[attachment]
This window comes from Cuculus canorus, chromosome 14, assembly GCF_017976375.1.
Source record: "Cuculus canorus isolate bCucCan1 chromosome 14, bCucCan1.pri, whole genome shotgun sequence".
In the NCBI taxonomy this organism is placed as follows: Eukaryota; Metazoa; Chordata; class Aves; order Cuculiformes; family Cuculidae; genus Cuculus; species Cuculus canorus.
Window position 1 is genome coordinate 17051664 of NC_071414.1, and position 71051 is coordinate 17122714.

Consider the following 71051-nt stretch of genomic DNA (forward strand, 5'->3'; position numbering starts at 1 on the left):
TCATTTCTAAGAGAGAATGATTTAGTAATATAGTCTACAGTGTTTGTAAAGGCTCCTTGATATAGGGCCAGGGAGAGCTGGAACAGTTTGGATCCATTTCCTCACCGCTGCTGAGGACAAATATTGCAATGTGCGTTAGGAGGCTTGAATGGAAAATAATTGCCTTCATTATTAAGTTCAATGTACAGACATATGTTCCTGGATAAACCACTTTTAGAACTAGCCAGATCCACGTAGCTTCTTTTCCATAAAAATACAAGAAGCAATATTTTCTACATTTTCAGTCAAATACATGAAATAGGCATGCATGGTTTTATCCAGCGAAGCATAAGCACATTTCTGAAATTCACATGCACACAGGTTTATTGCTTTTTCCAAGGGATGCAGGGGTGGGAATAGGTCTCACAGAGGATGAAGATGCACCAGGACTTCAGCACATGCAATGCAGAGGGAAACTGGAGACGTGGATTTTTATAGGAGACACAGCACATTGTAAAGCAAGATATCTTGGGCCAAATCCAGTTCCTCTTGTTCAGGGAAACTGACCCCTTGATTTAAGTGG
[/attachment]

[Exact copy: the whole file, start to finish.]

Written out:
This window comes from Cuculus canorus, chromosome 14, assembly GCF_017976375.1.
Source record: "Cuculus canorus isolate bCucCan1 chromosome 14, bCucCan1.pri, whole genome shotgun sequence".
In the NCBI taxonomy this organism is placed as follows: Eukaryota; Metazoa; Chordata; class Aves; order Cuculiformes; family Cuculidae; genus Cuculus; species Cuculus canorus.
Window position 1 is genome coordinate 17051664 of NC_071414.1, and position 71051 is coordinate 17122714.

Consider the following 71051-nt stretch of genomic DNA (forward strand, 5'->3'; position numbering starts at 1 on the left):
TCATTTCTAAGAGAGAATGATTTAGTAATATAGTCTACAGTGTTTGTAAAGGCTCCTTGATATAGGGCCAGGGAGAGCTGGAACAGTTTGGATCCATTTCCTCACCGCTGCTGAGGACAAATATTGCAATGTGCGTTAGGAGGCTTGAATGGAAAATAATTGCCTTCATTATTAAGTTCAATGTACAGACATATGTTCCTGGATAAACCACTTTTAGAACTAGCCAGATCCACGTAGCTTCTTTTCCATAAAAATACAAGAAGCAATATTTTCTACATTTTCAGTCAAATACATGAAATAGGCATGCATGGTTTTATCCAGCGAAGCATAAGCACATTTCTGAAATTCACATGCACACAGGTTTATTGCTTTTTCCAAGGGATGCAGGGGTGGGAATAGGTCTCACAGAGGATGAAGATGCACCAGGACTTCAGCACATGCAATGCAGAGGGAAACTGGAGACGTGGATTTTTATAGGAGACACAGCACATTGTAAAGCAAGATATCTTGGGCCAAATCCAGTTCCTCTTGTTCAGGGAAACTGACCCCTTGATTTAAGTGG